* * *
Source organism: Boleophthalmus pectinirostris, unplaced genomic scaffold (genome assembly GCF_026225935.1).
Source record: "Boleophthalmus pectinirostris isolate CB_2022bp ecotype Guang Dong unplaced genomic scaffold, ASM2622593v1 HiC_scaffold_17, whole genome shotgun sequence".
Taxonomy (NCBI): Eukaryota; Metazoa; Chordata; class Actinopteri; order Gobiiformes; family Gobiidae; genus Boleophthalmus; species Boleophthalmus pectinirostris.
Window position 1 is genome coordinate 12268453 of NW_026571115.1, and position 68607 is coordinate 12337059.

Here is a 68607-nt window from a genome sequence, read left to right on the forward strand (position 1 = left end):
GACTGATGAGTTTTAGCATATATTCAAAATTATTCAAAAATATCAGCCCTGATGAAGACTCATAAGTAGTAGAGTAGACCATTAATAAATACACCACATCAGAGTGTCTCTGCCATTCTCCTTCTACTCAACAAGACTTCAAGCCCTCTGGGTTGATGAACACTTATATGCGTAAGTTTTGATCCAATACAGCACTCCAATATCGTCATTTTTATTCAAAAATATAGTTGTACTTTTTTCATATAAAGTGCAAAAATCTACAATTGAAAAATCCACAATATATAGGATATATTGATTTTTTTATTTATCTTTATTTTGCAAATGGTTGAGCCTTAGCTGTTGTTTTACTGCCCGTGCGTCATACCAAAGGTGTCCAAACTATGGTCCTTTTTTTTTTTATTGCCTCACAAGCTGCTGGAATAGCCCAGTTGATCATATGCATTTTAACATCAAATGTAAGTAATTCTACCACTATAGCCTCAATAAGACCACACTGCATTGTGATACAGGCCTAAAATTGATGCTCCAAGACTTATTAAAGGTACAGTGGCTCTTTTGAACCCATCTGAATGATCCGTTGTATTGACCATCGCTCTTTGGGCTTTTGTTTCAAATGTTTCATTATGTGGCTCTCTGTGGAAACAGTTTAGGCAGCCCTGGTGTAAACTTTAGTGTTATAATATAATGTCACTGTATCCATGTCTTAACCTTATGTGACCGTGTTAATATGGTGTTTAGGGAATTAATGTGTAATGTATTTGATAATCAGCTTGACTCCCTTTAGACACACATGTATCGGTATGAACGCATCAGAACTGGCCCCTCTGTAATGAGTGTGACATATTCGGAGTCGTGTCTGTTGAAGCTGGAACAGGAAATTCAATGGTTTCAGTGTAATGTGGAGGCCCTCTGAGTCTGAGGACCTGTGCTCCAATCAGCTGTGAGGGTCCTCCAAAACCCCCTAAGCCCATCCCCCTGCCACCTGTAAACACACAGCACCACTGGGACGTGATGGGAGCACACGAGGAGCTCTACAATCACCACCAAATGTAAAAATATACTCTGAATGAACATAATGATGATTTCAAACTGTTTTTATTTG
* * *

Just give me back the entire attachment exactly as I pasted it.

Source organism: Boleophthalmus pectinirostris, unplaced genomic scaffold (genome assembly GCF_026225935.1).
Source record: "Boleophthalmus pectinirostris isolate CB_2022bp ecotype Guang Dong unplaced genomic scaffold, ASM2622593v1 HiC_scaffold_17, whole genome shotgun sequence".
Taxonomy (NCBI): Eukaryota; Metazoa; Chordata; class Actinopteri; order Gobiiformes; family Gobiidae; genus Boleophthalmus; species Boleophthalmus pectinirostris.
Window position 1 is genome coordinate 12268453 of NW_026571115.1, and position 68607 is coordinate 12337059.

Here is a 68607-nt window from a genome sequence, read left to right on the forward strand (position 1 = left end):
GACTGATGAGTTTTAGCATATATTCAAAATTATTCAAAAATATCAGCCCTGATGAAGACTCATAAGTAGTAGAGTAGACCATTAATAAATACACCACATCAGAGTGTCTCTGCCATTCTCCTTCTACTCAACAAGACTTCAAGCCCTCTGGGTTGATGAACACTTATATGCGTAAGTTTTGATCCAATACAGCACTCCAATATCGTCATTTTTATTCAAAAATATAGTTGTACTTTTTTCATATAAAGTGCAAAAATCTACAATTGAAAAATCCACAATATATAGGATATATTGATTTTTTTATTTATCTTTATTTTGCAAATGGTTGAGCCTTAGCTGTTGTTTTACTGCCCGTGCGTCATACCAAAGGTGTCCAAACTATGGTCCTTTTTTTTTTTATTGCCTCACAAGCTGCTGGAATAGCCCAGTTGATCATATGCATTTTAACATCAAATGTAAGTAATTCTACCACTATAGCCTCAATAAGACCACACTGCATTGTGATACAGGCCTAAAATTGATGCTCCAAGACTTATTAAAGGTACAGTGGCTCTTTTGAACCCATCTGAATGATCCGTTGTATTGACCATCGCTCTTTGGGCTTTTGTTTCAAATGTTTCATTATGTGGCTCTCTGTGGAAACAGTTTAGGCAGCCCTGGTGTAAACTTTAGTGTTATAATATAATGTCACTGTATCCATGTCTTAACCTTATGTGACCGTGTTAATATGGTGTTTAGGGAATTAATGTGTAATGTATTTGATAATCAGCTTGACTCCCTTTAGACACACATGTATCGGTATGAACGCATCAGAACTGGCCCCTCTGTAATGAGTGTGACATATTCGGAGTCGTGTCTGTTGAAGCTGGAACAGGAAATTCAATGGTTTCAGTGTAATGTGGAGGCCCTCTGAGTCTGAGGACCTGTGCTCCAATCAGCTGTGAGGGTCCTCCAAAACCCCCTAAGCCCATCCCCCTGCCACCTGTAAACACACAGCACCACTGGGACGTGATGGGAGCACACGAGGAGCTCTACAATCACCACCAAATGTAAAAATATACTCTGAATGAACATAATGATGATTTCAAACTGTTTTTATTTG